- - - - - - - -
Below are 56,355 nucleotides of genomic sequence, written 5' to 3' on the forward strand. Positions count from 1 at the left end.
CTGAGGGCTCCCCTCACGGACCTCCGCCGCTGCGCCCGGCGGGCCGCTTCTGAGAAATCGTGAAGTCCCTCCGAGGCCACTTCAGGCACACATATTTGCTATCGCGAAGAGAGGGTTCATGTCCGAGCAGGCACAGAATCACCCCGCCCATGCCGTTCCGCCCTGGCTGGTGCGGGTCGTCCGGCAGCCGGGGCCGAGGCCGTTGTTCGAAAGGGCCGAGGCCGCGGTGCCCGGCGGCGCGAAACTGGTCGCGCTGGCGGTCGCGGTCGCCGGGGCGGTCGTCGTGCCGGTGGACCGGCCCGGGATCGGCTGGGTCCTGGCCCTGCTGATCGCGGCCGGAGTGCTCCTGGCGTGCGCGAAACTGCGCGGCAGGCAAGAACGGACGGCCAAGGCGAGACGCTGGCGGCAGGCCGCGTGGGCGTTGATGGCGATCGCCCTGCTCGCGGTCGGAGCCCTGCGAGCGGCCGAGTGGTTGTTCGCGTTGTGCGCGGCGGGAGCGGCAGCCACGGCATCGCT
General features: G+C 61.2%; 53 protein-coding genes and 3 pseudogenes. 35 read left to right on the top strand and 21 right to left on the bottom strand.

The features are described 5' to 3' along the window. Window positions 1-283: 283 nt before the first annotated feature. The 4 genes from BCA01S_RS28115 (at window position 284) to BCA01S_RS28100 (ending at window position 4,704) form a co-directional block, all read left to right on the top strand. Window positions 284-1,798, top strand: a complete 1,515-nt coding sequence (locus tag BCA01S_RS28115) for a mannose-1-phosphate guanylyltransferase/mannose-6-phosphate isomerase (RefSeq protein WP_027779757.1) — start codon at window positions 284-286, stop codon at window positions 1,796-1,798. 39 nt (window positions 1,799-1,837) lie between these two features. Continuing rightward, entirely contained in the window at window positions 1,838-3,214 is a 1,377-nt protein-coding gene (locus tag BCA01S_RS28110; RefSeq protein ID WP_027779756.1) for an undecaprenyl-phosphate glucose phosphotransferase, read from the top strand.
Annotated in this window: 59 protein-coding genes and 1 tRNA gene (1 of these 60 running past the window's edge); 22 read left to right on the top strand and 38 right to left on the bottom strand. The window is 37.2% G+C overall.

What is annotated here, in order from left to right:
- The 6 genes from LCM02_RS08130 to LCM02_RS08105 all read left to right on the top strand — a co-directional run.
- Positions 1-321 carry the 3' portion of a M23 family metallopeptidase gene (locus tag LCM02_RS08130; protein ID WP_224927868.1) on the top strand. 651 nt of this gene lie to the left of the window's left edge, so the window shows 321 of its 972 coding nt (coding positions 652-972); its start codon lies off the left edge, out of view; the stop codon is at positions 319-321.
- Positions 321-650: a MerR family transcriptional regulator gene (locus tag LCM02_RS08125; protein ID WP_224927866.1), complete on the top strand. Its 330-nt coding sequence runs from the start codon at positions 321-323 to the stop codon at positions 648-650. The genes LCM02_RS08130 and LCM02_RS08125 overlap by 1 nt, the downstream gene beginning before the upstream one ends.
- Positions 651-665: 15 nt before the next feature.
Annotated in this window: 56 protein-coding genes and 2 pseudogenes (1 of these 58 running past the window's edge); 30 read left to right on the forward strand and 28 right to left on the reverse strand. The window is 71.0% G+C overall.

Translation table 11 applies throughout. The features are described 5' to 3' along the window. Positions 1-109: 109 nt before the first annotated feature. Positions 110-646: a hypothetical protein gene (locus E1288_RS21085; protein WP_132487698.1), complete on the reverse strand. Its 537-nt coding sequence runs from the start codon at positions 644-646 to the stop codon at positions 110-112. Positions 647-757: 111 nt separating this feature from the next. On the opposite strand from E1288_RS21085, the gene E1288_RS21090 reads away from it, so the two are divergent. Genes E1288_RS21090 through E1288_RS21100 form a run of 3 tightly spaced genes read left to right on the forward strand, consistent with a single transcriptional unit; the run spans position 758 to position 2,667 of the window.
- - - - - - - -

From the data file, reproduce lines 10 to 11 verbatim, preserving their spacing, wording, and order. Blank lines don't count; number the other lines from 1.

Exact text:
- Positions 651-665: 15 nt before the next feature.
Annotated in this window: 56 protein-coding genes and 2 pseudogenes (1 of these 58 running past the window's edge); 30 read left to right on the forward strand and 28 right to left on the reverse strand. The window is 71.0% G+C overall.